- Thoracoscopic approach
The exact portal site will depend on the level of the apex of the spinal curvature and the degree of vertebral orientation.
In principle, the instrument portals should be in line with the anterolateral aspect of the spine to allow removal of the disk without risk of entering the spinal canal. Typically this is in the region of the anterior axillary line.
The viewing portal is prepared first and introduced from inferior making sure to be above the insertion of the diaphragm at approximately T10.
A needle is then introduced through any further planned portal sites and the correct entry points into the chest cavity verified under direct vision and/or using image intensification.
Instruments for thoracoscopic approaches
Specialized long instruments are needed for dissection. As an example a fan retractor can be used to carefully hold long or diaphragm tissue away from the vertebrae.
An ultrasonic harmonic scalpel is a very useful tool for both cutting and coagulating tissues if available. An alternative would be a long hook shaped diathermy tip.
A 10 mm skin incision is made in the lower part of the chest cavity between the seventh to tenth intercostal spaces in the anterior axillary line.
The incision is deepened by sharp dissection to the pleural cavity above the rib to avoid injury to the intercostal vessel and a finger is introduced into the chest cavity to check for adhesions.
A blunt trocar is introduced into the chest space followed by the thoracoscope. This is used to examine the chest cavity for adhesions or anatomical variations prior to preparation of any further portals.
The second portal is located directly opposite to the apical disk in the anterior axillary line.
After verification of the entry point under direct vision, the incision is made followed by sharp dissection to the pleural cavity.
This is the working portal mainly used for performing dissections and the diskectomies.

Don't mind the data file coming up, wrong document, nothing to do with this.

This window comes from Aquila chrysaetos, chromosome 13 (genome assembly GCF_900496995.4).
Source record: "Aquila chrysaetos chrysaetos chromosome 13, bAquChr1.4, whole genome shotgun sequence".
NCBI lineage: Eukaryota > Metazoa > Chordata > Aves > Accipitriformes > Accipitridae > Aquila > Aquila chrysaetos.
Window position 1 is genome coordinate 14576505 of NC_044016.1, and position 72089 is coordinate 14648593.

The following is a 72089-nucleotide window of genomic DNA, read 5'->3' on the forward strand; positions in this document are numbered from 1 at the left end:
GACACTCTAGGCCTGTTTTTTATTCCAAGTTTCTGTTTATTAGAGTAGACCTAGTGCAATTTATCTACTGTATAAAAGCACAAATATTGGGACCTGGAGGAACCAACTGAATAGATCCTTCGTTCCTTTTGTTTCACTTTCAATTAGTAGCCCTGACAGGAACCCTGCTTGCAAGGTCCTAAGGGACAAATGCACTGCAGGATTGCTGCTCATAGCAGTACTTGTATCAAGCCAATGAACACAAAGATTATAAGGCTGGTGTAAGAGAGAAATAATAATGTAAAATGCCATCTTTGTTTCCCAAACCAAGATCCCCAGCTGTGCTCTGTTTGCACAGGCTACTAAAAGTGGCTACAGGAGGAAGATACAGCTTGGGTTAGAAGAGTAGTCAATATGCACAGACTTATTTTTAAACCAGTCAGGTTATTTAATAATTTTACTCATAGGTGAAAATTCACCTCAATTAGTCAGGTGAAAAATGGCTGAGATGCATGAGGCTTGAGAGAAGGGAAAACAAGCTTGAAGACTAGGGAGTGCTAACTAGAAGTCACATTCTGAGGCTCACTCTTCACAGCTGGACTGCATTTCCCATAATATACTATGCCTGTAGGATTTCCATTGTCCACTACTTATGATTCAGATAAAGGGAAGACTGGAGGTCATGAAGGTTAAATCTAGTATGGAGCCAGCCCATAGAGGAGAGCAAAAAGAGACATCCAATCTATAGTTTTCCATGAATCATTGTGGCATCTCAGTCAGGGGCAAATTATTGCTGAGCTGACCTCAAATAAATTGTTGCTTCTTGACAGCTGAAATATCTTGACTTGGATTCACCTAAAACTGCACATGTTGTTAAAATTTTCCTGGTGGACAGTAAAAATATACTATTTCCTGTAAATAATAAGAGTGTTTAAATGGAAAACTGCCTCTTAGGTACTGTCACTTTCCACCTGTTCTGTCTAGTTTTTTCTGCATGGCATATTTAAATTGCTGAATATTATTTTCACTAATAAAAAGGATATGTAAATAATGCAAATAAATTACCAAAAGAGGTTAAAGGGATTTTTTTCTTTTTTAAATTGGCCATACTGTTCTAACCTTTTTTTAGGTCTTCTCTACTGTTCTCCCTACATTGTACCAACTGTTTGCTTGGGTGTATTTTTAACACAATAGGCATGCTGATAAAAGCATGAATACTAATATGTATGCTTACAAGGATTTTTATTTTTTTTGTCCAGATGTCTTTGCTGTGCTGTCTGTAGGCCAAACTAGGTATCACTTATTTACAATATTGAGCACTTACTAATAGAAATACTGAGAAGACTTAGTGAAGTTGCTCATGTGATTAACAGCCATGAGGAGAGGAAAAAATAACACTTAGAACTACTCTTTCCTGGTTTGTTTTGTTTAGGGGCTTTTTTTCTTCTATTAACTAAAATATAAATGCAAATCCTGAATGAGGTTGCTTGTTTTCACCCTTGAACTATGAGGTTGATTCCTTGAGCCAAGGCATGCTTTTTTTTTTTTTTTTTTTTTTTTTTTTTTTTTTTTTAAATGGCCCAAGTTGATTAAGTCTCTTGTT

As the disk spaces are slanting away from the apex, each instrument portal can typically, at most, only approach 2 -3 disk spaces. The third portal is therefore prepared cranial to the second portal, to allow access to the higher disc spaces and to retract the lung.
The portal is then prepared in the same way as the 2nd portal.
Additional portals can be made in line with the previous ones to allow access to additional disc spaces.
On occasions, an additional anterior portal can be made directly opposite to the apical disk in the mid clavicular line for lung retraction and to aid dissection. Care should be taken to avoid the internal mammary artery, visible from inside the chest wall.
The portal is prepared in the same way as the 2nd portal.
The parietal pleura over the appropriate disc spaces are divided longitudinally. The segmental vessels running along the vertebral bodies are identified. For anterior discectomies, these can be spared. For instrumentation they will need to be coagulated either by the harmonic scalpel or by diathermy.
The viewing portal should be removed last to allow a direct inspection of the pleural cavity. The anesthesiologist should be asked to fully inflate the lung and this can be checked by the thoracoscope.
A chest drain is then inserted via this portal, lying on the posterior chest wall and extending all the way up to T2.
The portals are then closed in layers.